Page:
In the immediate aftermath of the earthquake, the American military and several American contractors were busy clearing roads and setting up logistical support for the Haitian government and international groups. One of Mr. Perkins’s chief competitors — the DRC Group of Alabama — already had an office in Haiti and started right in with the grisly task of recovering bodies.
After that initial burst of activity, though, the cleanup slowed to a crawl. International officials blamed the Haitian government for failing to take charge and create a master plan for debris removal and resettlement. Haitian officials, however, maintain that international donors themselves were slow to make rubble a priority.
“What is happening now could have happened in March if there had not been a laxity on the part of the international community,” said one senior official in the planning ministry, who asked that he not be identified for what he called political reasons. “As you know, we ourselves don’t have the means.”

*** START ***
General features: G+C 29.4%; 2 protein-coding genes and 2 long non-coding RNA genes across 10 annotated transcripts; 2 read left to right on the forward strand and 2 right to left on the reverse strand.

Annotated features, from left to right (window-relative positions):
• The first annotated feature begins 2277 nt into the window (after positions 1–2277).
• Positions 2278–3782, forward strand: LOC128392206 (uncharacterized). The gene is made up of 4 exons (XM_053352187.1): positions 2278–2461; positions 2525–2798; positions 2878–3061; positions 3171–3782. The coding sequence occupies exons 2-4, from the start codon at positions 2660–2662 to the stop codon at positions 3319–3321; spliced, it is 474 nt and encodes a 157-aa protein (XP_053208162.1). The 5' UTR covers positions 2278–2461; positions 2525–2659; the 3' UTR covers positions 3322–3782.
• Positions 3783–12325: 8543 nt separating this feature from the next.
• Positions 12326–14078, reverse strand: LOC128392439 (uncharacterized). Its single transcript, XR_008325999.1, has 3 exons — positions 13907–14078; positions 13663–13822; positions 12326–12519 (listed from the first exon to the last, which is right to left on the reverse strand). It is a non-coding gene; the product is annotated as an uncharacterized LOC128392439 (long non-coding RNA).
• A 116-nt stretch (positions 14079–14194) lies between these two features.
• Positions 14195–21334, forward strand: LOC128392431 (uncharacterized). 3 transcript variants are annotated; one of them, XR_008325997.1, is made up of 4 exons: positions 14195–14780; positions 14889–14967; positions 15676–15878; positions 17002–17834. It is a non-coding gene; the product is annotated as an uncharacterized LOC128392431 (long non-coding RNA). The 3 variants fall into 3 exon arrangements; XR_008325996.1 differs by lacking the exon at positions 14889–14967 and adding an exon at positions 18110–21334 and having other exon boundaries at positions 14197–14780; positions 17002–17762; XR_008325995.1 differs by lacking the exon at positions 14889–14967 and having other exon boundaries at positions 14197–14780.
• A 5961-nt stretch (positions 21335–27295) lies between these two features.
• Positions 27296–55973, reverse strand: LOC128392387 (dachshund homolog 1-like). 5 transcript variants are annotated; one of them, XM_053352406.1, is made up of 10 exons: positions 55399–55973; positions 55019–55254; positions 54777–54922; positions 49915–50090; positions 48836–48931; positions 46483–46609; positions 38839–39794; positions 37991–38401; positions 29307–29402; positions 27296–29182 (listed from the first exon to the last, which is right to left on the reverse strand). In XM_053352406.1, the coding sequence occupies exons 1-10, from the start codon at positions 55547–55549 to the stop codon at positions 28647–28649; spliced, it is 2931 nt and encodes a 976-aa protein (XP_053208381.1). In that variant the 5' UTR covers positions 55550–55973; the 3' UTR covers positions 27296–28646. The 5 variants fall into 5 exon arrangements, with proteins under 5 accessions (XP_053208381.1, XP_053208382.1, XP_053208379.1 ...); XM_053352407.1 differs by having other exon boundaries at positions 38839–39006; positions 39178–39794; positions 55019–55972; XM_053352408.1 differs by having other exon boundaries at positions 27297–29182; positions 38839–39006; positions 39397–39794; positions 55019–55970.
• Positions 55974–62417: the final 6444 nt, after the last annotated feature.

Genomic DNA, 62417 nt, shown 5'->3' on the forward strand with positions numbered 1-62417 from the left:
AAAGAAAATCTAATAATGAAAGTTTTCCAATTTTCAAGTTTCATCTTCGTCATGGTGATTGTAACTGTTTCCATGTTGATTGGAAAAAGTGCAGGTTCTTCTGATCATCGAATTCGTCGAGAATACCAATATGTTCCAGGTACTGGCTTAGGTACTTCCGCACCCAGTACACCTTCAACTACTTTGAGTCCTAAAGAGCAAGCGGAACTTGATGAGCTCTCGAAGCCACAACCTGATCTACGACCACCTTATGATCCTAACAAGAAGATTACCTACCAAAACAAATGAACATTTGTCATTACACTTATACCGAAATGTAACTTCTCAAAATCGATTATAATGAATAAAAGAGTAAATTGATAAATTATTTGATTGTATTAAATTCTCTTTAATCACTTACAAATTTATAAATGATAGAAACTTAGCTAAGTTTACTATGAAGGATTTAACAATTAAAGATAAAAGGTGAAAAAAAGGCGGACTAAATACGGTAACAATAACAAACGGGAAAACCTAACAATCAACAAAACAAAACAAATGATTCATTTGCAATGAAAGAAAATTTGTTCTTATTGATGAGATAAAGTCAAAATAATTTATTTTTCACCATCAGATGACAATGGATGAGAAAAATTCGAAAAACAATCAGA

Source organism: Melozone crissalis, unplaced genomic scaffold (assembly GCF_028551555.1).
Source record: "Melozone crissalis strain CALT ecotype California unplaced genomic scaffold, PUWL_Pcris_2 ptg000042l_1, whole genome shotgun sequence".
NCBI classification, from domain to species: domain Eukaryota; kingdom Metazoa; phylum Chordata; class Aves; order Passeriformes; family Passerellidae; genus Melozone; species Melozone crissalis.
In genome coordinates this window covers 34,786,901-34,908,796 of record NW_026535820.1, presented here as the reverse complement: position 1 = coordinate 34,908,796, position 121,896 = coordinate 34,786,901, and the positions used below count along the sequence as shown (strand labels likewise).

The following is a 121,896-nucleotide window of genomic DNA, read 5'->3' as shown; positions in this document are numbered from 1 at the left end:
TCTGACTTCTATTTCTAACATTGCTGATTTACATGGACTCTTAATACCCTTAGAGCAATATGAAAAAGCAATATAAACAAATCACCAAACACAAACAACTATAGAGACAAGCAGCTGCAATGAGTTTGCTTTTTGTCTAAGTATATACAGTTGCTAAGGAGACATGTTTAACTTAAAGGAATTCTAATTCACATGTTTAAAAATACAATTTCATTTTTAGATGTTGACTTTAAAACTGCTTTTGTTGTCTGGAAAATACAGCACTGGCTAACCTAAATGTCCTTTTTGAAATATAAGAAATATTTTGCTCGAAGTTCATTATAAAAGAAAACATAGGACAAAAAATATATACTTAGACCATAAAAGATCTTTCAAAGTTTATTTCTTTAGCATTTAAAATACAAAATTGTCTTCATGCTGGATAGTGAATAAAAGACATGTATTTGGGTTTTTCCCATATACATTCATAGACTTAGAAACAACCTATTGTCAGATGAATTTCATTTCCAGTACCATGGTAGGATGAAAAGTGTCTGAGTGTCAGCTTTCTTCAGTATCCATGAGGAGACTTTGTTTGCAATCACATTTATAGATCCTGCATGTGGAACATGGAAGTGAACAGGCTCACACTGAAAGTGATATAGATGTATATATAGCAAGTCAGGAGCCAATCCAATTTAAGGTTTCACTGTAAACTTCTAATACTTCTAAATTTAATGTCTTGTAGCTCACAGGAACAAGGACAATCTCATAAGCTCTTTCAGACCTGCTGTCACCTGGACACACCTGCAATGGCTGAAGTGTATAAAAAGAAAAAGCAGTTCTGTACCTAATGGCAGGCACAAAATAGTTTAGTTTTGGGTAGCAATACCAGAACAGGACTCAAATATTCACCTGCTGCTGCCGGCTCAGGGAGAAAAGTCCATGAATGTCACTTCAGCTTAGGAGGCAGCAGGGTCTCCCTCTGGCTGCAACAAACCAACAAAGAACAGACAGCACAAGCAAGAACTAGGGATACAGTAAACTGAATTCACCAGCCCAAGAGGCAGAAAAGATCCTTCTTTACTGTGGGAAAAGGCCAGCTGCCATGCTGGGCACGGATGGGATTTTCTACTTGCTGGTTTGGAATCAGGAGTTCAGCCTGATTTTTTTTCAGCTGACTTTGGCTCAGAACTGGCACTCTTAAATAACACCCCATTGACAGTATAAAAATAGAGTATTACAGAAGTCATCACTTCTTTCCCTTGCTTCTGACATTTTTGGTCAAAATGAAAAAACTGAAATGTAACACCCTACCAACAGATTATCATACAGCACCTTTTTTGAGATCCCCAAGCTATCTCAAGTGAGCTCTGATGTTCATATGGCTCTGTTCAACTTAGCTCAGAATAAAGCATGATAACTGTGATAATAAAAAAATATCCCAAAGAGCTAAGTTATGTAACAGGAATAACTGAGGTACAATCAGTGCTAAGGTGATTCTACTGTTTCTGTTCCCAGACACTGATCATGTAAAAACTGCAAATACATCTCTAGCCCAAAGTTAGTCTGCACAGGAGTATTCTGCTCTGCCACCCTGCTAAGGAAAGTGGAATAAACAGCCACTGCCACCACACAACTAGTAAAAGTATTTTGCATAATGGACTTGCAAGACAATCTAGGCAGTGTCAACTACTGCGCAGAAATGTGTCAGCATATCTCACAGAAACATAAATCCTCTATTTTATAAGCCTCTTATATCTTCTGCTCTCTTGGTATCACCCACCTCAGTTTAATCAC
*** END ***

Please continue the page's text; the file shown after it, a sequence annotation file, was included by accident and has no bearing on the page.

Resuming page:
Chuck Prieur, senior vice president of DRC-Haiti, said that rubble removal was never “sexy” to donors. “Nobody wants to do cleanup,” he said. “Everybody likes to do shiny stuff you can put your name on.”
Major cleanup and rebuilding is not expected to happen until next year, frustrating contractors like Mr. Prieur, although his firm does have work, building shelters and a residential camp for the United Nations.
“I’m here, so I’d love to get going, and my American greed says I’d love to have everything given to me,” Mr. Prieur said. His company’s competitor, Mr. Perkins’s firm, got the first major cleanup contract because it had “the capacity,” Michel Content of the planning ministry said.
The government is paying $32.50 to $58 a cubic yard for debris removal. That is considerably more than the American government paid contractors after Hurricane Katrina.
But the work in Haiti, contractors say, is tougher: trucks can haul fewer loads a day because of bad roads; fuel costs are higher; buildings have to be demolished. On the other hand, labor costs are far lower. The Haitians Mr. Perkins has hired and trained — close to 100, he said — are getting $1,000 a month, a substantial wage in Haiti, though much less than the $450 to $500 a day he is paying American machine operators here.
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